With three movies in, the DCCU can’t seem to decide what it’s trying to be. The idea of watching Batman, Superman and Wonder Woman together on the big screen is the dream of any superhero fan. Today the MCU rules whereas the DCCU, with the three most iconic superheroes, can’t seem to get off its feet.
A Decade Ago…
A decade ago superhero movies were hits and misses. Back then the idea of a ‘superhero cinematic universe’ was only wishful thinking. By far the three most successful ones began with X-Men (2000), Spider-Man (2002) and Batman Begins (2005). These three movies were followed by more impressive sequels and a less-than-perfect third instalment. So far X-Men United (2003), Spider-Man 2 (2004) and The Dark Knight (2008) are easily the three best superhero movies of the decade.
An argument could made for other superhero movies, such as Hellboy (2004) and V For Vendetta (2006), the former with Ron Perlman in the titular role and the latter arguably being the best stand-alone superhero film to date. Hellboy has a spectacular sequel with no third instalment in sight which is a great shame since Ron Perlman easily owns the role.
As for the other movies that did not get past their first instalment, film-goers today only remember those as disappointing, albeit honest, attempt to establish the superhero genre. DareDevil (2003), with Ben Affleck narrating the titular role a la Tobey Maguire in the Spider-Man movies, also attempted to become the night-shift, angsty Spider-Man that the later installments of Spider-Man, with Andrew Garfield, tries to be and fails quiet obviously. But since it was a quasi- box-office success, DareDevil received a sequel/spin-off of its fatal heroin, Elektra (2005), which was so dismal that is easily ended its faint attempt at any hint of a ‘cinematic universe.’ Ang Lee’s attempt at Hulk (2003), Marvel’s most powerful superhero, also fails to capture the audience and fans as noteworthy and thus received no sequel until another spin-off as an addition in the MCU with The Incredible Hulk (2008), the same year of Iron Man and The Dark Knight. The movie did not receive a sequel but the character was included in The Avengers (2012) with a change in the main cast from Edward Norton to Mark Ruffalo who easily embodies the role.
Before 2005, only the Spider-Man-esque installments seem to be the only way to make superhero movies. Everything from the colourful special-effect to spectacular fight scenes to neat little morality quote at the end to tie the whole thing together. Then along came another superhero whom everyone thought was dead in the water and easily blew away all notions of what a superhero movie could be (mostly due to it’s own previous instalment). Batman Begins (2005) was such a success that people forget that it was not the first DC superhero movie of the decade. That title goes to Catwoman (2004) with Halle Berry in the titular role and the iconic Sharon Stone as the antagonist. Needless to say only one of those got a sequel and went on to become a complete trilogy.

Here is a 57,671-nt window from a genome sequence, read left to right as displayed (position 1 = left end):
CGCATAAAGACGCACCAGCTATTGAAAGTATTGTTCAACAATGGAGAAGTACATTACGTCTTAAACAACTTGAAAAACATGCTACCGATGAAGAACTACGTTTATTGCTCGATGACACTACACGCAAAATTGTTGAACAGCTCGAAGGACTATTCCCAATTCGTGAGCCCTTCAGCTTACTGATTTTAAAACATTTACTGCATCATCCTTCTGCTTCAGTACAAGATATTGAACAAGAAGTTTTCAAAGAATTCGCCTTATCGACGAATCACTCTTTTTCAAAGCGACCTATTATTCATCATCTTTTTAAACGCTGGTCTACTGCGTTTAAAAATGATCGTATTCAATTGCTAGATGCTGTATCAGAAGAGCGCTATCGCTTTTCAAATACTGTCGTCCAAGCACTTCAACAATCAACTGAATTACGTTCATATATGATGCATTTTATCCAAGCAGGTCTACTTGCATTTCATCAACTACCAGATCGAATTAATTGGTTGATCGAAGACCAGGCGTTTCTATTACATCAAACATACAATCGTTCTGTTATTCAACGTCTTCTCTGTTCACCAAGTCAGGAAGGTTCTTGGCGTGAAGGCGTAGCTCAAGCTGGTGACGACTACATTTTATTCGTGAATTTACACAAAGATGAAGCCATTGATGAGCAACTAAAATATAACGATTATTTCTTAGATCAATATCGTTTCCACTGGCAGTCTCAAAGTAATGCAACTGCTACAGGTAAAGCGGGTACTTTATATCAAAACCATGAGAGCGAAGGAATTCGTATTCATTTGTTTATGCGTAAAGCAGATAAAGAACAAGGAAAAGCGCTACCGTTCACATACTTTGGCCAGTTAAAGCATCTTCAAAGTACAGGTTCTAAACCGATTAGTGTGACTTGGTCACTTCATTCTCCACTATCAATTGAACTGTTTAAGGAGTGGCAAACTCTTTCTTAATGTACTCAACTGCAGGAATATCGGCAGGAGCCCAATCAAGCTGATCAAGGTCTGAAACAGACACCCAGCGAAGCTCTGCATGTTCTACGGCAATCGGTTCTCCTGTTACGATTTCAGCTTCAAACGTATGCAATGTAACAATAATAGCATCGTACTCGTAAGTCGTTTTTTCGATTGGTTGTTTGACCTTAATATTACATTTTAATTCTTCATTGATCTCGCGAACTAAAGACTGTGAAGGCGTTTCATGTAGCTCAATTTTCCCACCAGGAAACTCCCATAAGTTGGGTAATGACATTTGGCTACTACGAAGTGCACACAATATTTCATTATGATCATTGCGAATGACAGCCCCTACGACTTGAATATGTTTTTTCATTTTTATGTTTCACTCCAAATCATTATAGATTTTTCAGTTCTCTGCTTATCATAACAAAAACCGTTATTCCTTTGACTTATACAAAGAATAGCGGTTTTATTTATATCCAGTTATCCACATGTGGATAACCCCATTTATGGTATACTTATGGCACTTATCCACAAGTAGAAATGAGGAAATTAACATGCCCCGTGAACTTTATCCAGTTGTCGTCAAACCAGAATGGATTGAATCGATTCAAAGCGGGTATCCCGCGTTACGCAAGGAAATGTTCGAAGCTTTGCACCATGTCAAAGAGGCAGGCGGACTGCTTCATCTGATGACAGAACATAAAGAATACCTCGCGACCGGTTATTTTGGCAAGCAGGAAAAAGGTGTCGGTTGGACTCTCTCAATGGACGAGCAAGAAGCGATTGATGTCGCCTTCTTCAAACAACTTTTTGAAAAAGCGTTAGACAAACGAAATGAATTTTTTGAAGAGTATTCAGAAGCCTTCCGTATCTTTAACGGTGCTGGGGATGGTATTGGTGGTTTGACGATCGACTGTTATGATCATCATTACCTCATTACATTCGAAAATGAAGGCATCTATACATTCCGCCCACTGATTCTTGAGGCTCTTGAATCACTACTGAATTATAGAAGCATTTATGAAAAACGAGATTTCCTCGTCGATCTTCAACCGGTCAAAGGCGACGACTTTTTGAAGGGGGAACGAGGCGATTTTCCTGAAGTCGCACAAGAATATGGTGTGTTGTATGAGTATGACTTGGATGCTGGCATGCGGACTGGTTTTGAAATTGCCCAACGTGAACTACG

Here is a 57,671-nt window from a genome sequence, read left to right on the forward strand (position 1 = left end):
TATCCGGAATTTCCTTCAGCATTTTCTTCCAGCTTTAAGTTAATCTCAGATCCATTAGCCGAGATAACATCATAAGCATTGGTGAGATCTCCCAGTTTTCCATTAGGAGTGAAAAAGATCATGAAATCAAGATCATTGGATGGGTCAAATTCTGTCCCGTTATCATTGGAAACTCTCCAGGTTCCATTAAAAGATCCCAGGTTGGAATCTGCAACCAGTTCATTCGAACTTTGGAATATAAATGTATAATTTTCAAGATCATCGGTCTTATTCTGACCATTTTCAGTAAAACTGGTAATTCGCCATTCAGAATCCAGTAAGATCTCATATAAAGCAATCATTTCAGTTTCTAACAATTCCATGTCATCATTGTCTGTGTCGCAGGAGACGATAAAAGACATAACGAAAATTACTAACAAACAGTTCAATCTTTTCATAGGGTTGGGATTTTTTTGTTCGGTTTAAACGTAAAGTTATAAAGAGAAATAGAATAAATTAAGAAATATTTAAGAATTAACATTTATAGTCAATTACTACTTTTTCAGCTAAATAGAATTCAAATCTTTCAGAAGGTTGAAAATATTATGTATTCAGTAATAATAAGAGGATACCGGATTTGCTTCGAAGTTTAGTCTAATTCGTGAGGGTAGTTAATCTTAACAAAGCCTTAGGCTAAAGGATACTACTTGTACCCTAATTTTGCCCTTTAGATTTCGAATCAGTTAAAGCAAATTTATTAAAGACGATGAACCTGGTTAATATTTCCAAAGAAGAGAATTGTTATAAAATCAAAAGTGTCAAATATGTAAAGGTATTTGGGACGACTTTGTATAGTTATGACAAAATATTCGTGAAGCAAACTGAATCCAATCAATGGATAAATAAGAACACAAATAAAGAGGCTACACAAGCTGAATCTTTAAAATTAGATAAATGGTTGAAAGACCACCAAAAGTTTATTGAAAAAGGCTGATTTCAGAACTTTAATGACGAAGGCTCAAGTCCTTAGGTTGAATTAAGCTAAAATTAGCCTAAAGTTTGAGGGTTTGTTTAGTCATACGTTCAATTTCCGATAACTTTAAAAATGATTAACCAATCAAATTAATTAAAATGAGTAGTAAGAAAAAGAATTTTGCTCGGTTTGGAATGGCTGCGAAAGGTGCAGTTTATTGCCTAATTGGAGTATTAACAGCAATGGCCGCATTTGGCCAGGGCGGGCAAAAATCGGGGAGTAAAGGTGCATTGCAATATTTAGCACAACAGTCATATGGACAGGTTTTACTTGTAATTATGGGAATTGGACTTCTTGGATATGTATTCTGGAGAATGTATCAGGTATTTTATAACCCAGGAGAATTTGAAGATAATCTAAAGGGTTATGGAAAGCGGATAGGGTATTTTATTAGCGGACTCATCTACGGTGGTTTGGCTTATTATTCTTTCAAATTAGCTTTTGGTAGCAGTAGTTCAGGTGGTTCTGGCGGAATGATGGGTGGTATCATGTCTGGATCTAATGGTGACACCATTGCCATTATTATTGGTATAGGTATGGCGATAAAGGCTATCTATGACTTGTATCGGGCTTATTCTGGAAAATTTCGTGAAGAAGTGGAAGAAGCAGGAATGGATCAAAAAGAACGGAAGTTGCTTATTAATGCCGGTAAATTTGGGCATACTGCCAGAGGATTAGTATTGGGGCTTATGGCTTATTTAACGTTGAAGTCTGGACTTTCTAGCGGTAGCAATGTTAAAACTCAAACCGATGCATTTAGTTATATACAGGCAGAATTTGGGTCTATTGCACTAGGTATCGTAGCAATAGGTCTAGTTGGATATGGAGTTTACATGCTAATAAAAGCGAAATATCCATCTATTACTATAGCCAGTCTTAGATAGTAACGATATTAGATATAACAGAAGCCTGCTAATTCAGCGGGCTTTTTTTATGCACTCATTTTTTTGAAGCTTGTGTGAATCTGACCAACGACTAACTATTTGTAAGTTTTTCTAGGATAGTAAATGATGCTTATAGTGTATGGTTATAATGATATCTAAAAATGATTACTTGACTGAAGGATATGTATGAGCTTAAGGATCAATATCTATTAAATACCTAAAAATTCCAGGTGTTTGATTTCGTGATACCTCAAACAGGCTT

Before Begins, the idea of there being another Batman movie would ring the sound of Arnie breaking the ice pun. For obvious reasons, until it was released, the film flew under the radar even though it boasts popular stars as Liam Neeson, Michael Caine, Morgan Freeman and Gary Oldman. The film also brought in relative unknowns such as Christian Bale, who has a cult breakthrough in American Psycho (2000), and Cillian Murphy, who was so impressive to director Christopher Nolan as Bruce Wayne that he handed Murphy the villainous role of Dr Jonathan Crane, aka the Scarecrow and reprised him in all three instalments of the trilogy.
Where superhero movies were thought be lighthearted, colourfully shot and characteristically fantastic, the one critical consensus about Begins was how realistic it was, something unanticipated for the genre in beta-stage. The term ‘dark and gritty take on’ became synonymous with the movie itself and would see it’s mark in other superhero movies attempting to be just as ‘dark and gritty’ and completely missing the point of what actually made Begins a stand-out – that being realism.
Being both realistic, dark and gritty, studios and filmmakers naturally thought that for a film to be just as realistic, it had to be dark and gritty. Obviously not. What makes for realism isn’t the dark tone of the film or the generally grim mood of the character’s inner struggle but the very plot of the film itself. Begins, by all accounts, is the Bruce Wayne story given a modern and psychological spin with the classic hero’s journey as the backdrop. Hardly rocket science! Yet, to date, no movie, superhero or otherwise, could seem to remotely replicate this method. Perhaps because this sheer simplicity could only be conjured up by no other genius than Nolan himself, or was this successful formula simply a one-off and that Nolan was simply lucky?